Business in English: Tips for Good Communication Skills


Taking time to develop good communication skills can be highly rewarding especially when doing business in English. Being able to communicate effectively will help you to build stronger relationships with your co-workers, clients, and get your ideas across successfully. You might be the most competent person in your field, but if you can’t talk effectively with your team and your supervisors, no one will ever know that.

Read on for some top tips for good communication skills for business in English.

1. Show That You're Listening

Good communication skills means you listen actively and pay attention to what’s being said around you, even if you’re not part of the conversation. Listening to native English speakers can help you to improve your own communication skills; you’ll pick up on body language, intonation, and accents. 

When you’re taking part in a conversation, let the other person speak without interrupting, and hopefully they’ll repay the favor for you when you’re talking. You need to learn how to carry out a smooth, engaging conversation by knowing how to respond to the speaker with short, appropriate phrases and expressions.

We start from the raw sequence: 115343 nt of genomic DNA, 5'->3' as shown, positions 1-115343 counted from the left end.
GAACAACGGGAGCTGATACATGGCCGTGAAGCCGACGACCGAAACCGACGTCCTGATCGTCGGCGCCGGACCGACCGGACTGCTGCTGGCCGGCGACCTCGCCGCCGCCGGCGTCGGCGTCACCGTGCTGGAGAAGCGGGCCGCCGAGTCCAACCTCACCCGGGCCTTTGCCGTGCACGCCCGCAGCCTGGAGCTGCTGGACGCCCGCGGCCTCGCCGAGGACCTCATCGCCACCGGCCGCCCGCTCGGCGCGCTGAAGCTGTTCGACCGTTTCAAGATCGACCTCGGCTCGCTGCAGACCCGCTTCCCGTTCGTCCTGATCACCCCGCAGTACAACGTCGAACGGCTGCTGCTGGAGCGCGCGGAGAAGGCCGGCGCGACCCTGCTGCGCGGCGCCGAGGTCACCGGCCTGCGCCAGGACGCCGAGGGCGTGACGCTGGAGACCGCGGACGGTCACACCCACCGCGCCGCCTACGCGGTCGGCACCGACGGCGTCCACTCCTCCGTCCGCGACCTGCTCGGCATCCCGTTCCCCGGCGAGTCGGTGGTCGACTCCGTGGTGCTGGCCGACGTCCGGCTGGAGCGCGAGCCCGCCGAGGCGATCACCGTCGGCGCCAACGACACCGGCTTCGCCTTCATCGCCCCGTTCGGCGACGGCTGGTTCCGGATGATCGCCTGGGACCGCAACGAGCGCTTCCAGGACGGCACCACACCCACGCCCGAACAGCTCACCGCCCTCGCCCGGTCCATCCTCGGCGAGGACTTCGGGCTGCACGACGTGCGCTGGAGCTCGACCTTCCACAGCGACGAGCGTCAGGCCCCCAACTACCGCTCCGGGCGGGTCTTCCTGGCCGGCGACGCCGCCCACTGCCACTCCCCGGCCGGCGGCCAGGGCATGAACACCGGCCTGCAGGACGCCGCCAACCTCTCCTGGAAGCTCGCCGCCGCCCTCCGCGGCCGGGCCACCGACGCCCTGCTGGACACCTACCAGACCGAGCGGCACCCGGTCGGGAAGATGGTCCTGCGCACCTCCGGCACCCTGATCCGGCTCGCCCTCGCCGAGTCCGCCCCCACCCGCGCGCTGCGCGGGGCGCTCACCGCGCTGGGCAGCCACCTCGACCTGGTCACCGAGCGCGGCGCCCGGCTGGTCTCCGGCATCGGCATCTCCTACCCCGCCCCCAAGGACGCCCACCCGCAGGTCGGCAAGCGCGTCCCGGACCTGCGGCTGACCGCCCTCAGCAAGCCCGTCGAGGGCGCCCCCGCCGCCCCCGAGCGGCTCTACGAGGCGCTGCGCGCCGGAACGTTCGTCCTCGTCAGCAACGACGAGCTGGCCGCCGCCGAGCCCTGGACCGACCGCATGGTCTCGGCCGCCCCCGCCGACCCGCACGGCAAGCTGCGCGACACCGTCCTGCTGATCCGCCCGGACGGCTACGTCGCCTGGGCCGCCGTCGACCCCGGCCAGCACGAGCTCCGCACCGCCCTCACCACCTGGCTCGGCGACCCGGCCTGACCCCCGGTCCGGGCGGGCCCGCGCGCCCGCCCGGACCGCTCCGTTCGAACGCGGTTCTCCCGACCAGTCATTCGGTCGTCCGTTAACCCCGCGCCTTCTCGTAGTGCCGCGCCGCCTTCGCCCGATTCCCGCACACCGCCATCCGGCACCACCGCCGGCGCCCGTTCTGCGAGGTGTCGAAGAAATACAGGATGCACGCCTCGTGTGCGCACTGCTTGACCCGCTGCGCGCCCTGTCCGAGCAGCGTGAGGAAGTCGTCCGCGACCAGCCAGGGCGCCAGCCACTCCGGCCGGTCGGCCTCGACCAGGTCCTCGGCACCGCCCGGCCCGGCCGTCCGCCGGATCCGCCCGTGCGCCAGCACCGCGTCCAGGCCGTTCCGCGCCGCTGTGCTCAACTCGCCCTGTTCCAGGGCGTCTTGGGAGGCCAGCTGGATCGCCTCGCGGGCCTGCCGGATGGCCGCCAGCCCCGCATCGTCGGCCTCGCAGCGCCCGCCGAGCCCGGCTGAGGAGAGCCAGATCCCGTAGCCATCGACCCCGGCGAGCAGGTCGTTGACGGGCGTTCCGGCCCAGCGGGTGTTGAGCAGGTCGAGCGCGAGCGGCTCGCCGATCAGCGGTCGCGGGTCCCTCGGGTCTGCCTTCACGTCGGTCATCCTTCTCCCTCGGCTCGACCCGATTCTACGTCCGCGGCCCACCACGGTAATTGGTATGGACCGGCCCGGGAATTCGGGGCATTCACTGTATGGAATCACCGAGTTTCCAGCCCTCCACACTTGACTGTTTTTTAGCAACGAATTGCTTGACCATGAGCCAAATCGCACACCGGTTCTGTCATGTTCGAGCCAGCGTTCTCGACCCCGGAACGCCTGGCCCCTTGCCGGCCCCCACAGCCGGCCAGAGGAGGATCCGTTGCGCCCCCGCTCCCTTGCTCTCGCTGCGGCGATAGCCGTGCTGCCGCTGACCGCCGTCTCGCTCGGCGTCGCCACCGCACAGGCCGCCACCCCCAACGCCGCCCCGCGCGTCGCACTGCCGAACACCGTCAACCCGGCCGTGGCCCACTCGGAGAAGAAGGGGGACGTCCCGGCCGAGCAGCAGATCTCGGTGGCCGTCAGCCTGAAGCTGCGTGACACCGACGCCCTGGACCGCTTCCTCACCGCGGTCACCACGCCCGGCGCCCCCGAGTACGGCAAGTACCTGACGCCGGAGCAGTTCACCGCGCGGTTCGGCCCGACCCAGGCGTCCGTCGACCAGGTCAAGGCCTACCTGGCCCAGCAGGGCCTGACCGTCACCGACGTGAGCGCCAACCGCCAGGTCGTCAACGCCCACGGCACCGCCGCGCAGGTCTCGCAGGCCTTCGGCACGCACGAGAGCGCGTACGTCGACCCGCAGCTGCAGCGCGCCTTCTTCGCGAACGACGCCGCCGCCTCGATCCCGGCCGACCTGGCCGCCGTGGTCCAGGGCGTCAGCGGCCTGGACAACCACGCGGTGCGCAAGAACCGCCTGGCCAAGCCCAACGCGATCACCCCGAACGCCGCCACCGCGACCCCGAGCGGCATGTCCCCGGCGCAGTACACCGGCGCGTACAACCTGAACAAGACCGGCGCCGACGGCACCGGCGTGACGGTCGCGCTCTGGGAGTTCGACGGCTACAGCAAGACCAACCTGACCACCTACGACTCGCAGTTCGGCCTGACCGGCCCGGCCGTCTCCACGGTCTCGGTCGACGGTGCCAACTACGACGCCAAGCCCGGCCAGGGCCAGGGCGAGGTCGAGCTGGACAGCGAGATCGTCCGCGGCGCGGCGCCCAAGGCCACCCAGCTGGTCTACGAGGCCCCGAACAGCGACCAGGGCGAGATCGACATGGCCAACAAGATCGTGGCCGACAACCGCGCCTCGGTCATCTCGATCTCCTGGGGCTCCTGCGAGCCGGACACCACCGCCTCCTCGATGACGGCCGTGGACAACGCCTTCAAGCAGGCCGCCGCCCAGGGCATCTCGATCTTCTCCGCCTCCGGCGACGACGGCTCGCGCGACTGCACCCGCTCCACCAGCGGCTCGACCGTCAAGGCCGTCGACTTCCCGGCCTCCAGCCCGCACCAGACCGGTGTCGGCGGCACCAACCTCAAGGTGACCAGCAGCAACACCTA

Try these following phrases and expressions for business in English:

Show enthusiastic support and agreement. It is very important that you show support or interest in what the speaker is saying:

“Definitely!” or “Yes, definitely!”
“For sure”
“That’s true”

Show that you are listening (neutral). Using communication skills does not mean you have to talk endlessly. You don’t need to say much to show that you are interested and listening. Here are a few phrases and expressions you can use to show that you are listening:

“Is that right?”
“I see.”
“Got it.”

Show concern:

“Oh no.”
“That’s too bad.”
“I’m sorry.”
“I’m sorry you’re going through that.”

2. Express Lack of Understanding

Expressing your lack of understanding about something shows that you are listening to the speaker. The first step is simply to tell that person that you have not understood them fully. Telling the speaker that you did not understand them fully is very important especially in business in English.

Here are a few useful phrases to use:

“I’m sorry but I'm not sure (that) I understand.”
“Sorry, I’m not sure (that) I know what you mean.”
“Sorry but I don’t quite follow you.”